State releases list of failing schools

Posted: 6:26 PM, Sep 01, 2016
Updated: 2016-09-02 07:41:55-04

The state has released the list of the bottom 5% of schools. Schools that could be closed next year if they don't make some improvements.

With a new list of the state's failing schools there are a few noticeable absences.

Eastern, Cavanaugh, Riddle, Eastern, North, and Willow Schools are no longer on bottom 5% among the state.

But Attwood and Gardner in Lansing now are.

"This is the first time they've both been named," said Caleb Buhs, spokesperson for the Department of Technology, Management & Budget. "They will become part of the 2015 cohort of priority schools list."Even though those schools are off the failing list they still are priority schools and will be overseen by the School Reform Office.

"There essentially is no difference between the bottom 5% and those on the priority list" Buhs said. "They all get the same attention."

The only way to get off the list and be cleared of school closings is by meeting 3 standards.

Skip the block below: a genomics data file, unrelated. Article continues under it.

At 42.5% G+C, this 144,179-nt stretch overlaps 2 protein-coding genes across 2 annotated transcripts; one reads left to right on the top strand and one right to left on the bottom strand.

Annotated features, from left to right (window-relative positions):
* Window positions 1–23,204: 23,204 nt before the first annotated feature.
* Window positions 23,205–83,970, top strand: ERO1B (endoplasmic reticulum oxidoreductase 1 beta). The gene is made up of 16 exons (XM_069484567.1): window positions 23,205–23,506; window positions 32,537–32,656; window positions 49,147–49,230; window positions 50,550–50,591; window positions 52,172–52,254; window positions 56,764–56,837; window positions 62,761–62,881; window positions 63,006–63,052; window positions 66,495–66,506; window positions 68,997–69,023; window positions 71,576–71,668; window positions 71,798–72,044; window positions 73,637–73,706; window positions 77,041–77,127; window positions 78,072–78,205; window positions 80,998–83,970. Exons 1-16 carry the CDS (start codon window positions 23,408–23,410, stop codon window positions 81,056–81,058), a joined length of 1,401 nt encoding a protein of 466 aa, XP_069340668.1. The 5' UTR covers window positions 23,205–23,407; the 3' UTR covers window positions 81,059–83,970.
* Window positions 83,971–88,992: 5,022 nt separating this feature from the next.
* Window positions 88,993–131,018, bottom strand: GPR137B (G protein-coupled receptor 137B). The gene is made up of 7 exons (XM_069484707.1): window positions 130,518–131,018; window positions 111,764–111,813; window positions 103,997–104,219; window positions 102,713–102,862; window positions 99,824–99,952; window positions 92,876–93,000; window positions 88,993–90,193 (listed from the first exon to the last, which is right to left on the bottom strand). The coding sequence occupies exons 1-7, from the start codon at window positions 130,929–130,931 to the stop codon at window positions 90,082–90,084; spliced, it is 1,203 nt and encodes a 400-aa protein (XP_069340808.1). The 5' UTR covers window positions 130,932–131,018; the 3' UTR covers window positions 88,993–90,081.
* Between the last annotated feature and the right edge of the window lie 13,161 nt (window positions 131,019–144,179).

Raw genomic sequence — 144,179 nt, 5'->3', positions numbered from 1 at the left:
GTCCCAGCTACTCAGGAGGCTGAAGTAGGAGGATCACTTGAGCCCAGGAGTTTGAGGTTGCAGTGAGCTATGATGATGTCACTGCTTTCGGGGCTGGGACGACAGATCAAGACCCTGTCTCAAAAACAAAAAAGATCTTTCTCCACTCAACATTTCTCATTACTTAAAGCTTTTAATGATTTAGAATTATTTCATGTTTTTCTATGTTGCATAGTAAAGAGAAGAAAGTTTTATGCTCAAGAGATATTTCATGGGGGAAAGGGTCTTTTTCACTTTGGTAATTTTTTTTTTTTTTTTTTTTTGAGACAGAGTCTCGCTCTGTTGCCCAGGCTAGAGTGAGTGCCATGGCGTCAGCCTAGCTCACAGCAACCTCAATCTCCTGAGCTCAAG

Pass necessary exams to get off the bottom 5%. Meet math and reading requirements and have 95% of the district taking the M-STEP.

"We're not happy just moving them out of the bottom 5 because if you're still under 10% under 15% necessarily you're not in a great position," Buhs said.

But for Lansing District Superintendent Yvonne Caamal Canul the news none of her schools are closing is encouraging.

"I do have a little bit of relief. I actually feel a lot more encouraged because I think what it says to us is that what we have been doing is in the right direction," Caamal Canul said. "We're going in the right direction."

She tells me the district is already working harder to stay on the right path.

"We've also implemented pacing guides so that we have our curriculum completely paced in all of our grade levels and all of our content areas so that way kids know where they're suppose to be in the year," Caamal Canul said.

Since the district is still on the priority list it'll continue to get visits from the state.

"The goal is not to penalize school administrators or local school districts," Buhs said. "It's to incentivize help and we want to see the local leaders provide these uprisings in their schools."